This means that you will be assessed taxes on withdrawals at the time that you make them from a 401(k), but you will not pay any taxes on withdrawals from a Roth IRA at the time of disbursement. The contribution limits for a 401(k) compared to a Roth IRA are also different. For a Roth IRA, people who are younger than age 50 may contribute an annual maximum of $6,000 per year. For people who are older than age 50, the maximum annual contributions to a Roth are $7,000.

You do not have to start taking required minimum distributions from a Roth at age 70 1/2. There are early withdrawal penalties of 10 percent from a Roth. However, some withdrawals are exempt from the penalties.

Differences between a 401(k) and a Roth IRA

Here is a table to help you understand how a 401(k) compares to a Roth IRA.

401(k) Traditional IRA
Pre-tax contributions Pre-tax contributions
Pay taxes when money withdrawn Pay taxes when money withdrawn
For individuals and employers For any individual
Contribution limit of $19,000 if younger than 50 Contribution limit of $6,000 if younger than 50
Catch-up contributions of $6,000 beginning at age 50 Catch-up contributions of $1,000 beginning at age 50
Penalties on withdrawals before 59 1/2 Penalties on withdrawals before 59 1/2
Required minimum distributions beginning at age 70 1/2 RMD beginning at age 70 1/2
Few investment choices Many investment options

401(k) vs. a Roth 401(k)

401(k) vs. a Roth 401(k)

Around half of employers that offer 401(k) plans to their employees offer both a traditional 401(k) and a Roth 401(k). The primary difference between a Roth 401(k) vs. a 401(k) account is how your contributions are made and when you will pay taxes on them.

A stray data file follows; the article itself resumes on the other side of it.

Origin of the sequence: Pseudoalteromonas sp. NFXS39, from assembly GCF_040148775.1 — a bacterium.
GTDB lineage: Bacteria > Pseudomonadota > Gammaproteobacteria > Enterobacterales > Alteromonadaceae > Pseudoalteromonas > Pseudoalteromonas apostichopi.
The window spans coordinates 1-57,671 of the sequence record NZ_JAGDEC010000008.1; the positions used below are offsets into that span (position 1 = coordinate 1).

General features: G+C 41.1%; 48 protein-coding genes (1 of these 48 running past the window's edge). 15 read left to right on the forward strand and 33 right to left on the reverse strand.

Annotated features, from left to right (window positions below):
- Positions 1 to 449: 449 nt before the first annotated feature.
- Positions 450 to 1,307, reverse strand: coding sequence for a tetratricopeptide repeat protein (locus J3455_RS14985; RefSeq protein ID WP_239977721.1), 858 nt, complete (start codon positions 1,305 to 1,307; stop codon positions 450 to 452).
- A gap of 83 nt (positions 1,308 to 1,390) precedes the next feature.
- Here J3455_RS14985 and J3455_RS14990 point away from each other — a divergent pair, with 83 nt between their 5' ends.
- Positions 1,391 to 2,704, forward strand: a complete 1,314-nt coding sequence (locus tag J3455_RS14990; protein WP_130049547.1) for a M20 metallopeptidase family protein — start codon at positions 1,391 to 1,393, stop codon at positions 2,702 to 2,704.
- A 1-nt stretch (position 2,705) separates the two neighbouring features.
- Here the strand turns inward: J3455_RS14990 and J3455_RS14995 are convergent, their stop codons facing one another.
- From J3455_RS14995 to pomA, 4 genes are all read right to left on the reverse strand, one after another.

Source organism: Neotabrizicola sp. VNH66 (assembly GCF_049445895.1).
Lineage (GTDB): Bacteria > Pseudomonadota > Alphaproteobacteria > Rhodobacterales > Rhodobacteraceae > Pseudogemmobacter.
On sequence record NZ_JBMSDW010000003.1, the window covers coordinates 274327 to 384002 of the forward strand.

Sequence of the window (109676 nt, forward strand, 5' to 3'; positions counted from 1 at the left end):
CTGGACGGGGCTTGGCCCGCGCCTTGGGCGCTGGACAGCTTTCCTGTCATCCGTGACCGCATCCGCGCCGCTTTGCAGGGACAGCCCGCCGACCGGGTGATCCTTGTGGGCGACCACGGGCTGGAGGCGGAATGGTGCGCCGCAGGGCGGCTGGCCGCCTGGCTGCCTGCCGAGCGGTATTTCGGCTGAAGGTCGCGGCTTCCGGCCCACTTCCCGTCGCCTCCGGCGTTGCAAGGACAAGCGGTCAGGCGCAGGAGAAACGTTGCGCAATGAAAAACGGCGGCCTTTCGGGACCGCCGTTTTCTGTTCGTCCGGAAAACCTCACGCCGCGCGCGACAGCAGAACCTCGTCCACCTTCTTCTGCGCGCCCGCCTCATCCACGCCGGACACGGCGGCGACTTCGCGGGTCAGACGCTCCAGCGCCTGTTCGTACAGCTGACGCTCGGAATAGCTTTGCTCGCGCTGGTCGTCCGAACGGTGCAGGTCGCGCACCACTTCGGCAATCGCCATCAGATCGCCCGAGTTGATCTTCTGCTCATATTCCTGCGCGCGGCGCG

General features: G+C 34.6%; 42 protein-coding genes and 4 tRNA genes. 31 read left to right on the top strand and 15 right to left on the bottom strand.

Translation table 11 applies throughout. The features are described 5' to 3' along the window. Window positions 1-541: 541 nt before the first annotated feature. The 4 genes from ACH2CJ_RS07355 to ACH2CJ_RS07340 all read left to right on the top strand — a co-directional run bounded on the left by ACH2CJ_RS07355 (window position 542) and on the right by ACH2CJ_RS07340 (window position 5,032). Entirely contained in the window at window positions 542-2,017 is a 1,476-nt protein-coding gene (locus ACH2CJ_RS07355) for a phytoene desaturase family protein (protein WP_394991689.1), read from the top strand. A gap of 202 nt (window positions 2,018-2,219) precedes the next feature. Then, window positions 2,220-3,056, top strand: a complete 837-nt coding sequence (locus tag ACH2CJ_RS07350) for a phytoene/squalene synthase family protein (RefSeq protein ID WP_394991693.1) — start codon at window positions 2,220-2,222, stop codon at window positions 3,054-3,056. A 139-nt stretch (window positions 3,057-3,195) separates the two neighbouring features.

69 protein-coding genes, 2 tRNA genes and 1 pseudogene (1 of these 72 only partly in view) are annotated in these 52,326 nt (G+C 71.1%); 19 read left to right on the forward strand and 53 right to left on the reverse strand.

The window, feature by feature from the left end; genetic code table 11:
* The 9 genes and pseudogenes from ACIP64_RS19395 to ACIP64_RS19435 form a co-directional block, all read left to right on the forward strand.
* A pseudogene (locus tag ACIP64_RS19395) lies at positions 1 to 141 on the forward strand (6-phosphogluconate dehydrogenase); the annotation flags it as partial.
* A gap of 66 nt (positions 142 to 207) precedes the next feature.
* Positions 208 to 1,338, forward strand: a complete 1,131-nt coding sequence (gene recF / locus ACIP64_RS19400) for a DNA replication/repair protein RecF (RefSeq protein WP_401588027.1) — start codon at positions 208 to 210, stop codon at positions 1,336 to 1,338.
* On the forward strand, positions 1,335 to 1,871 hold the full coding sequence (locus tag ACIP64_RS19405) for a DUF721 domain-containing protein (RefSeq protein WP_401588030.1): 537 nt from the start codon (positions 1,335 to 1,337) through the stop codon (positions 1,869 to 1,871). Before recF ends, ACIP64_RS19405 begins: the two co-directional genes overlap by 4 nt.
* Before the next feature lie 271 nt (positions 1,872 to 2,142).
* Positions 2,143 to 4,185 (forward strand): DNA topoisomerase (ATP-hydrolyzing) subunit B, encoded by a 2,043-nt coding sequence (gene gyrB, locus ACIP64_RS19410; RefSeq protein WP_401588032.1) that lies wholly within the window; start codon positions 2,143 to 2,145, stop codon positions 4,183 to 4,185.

If you have a Roth 401(k) vs. a 401(k) account, your contributions will be taken after you have paid taxes. When you begin taking disbursements, you will not be assessed any taxes. In a traditional 401(k) account, your contributions are made before tax, so they reduce your income and are able to grow on a tax-deferred basis until you begin taking withdrawals. You will pay taxes on your contributions at the time of your disbursements. Both types of accounts have required minimum distributions beginning at age 70 1/2.

What is a Roth 401(k)?

A Roth 401(k) is a special type of 401(k) account that allows you to make contributions on an after-tax basis instead of on a pre-tax basis. Many employers that offer employer-sponsored plans give their employees the choice between a Roth 401(k) and a traditional 401(k) plan. If your employer gives you the choice to choose a 401(k) vs. a Roth 401(k), it might make sense for you to hedge your bets and choose both types of accounts.